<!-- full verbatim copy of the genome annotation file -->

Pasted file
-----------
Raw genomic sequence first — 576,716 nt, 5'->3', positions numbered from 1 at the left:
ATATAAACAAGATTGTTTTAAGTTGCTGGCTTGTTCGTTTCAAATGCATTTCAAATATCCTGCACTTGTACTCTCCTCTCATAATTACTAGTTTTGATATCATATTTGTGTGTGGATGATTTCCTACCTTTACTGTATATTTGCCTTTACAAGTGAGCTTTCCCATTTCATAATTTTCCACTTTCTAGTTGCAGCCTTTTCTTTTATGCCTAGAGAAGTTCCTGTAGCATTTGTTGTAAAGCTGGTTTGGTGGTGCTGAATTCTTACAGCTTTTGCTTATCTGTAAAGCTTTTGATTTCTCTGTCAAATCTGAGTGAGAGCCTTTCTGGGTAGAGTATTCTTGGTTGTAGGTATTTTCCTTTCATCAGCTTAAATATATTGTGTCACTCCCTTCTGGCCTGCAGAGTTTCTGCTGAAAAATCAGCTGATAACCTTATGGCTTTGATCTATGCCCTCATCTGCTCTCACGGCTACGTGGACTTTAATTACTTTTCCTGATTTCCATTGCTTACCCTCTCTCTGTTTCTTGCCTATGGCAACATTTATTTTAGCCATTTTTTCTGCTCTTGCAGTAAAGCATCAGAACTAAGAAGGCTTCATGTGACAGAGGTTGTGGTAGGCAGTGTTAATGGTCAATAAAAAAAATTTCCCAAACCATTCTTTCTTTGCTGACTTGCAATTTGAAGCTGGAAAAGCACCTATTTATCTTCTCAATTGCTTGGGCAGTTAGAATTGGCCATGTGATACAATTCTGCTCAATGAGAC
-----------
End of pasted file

Raw genomic sequence first — 576,716 nt, 5'->3', positions numbered from 1 at the left:
ATATAAACAAGATTGTTTTAAGTTGCTGGCTTGTTCGTTTCAAATGCATTTCAAATATCCTGCACTTGTACTCTCCTCTCATAATTACTAGTTTTGATATCATATTTGTGTGTGGATGATTTCCTACCTTTACTGTATATTTGCCTTTACAAGTGAGCTTTCCCATTTCATAATTTTCCACTTTCTAGTTGCAGCCTTTTCTTTTATGCCTAGAGAAGTTCCTGTAGCATTTGTTGTAAAGCTGGTTTGGTGGTGCTGAATTCTTACAGCTTTTGCTTATCTGTAAAGCTTTTGATTTCTCTGTCAAATCTGAGTGAGAGCCTTTCTGGGTAGAGTATTCTTGGTTGTAGGTATTTTCCTTTCATCAGCTTAAATATATTGTGTCACTCCCTTCTGGCCTGCAGAGTTTCTGCTGAAAAATCAGCTGATAACCTTATGGCTTTGATCTATGCCCTCATCTGCTCTCACGGCTACGTGGACTTTAATTACTTTTCCTGATTTCCATTGCTTACCCTCTCTCTGTTTCTTGCCTATGGCAACATTTATTTTAGCCATTTTTTCTGCTCTTGCAGTAAAGCATCAGAACTAAGAAGGCTTCATGTGACAGAGGTTGTGGTAGGCAGTGTTAATGGTCAATAAAAAAAATTTCCCAAACCATTCTTTCTTTGCTGACTTGCAATTTGAAGCTGGAAAAGCACCTATTTATCTTCTCAATTGCTTGGGCAGTTAGAATTGGCCATGTGATACAATTCTGCTCAATGAGAC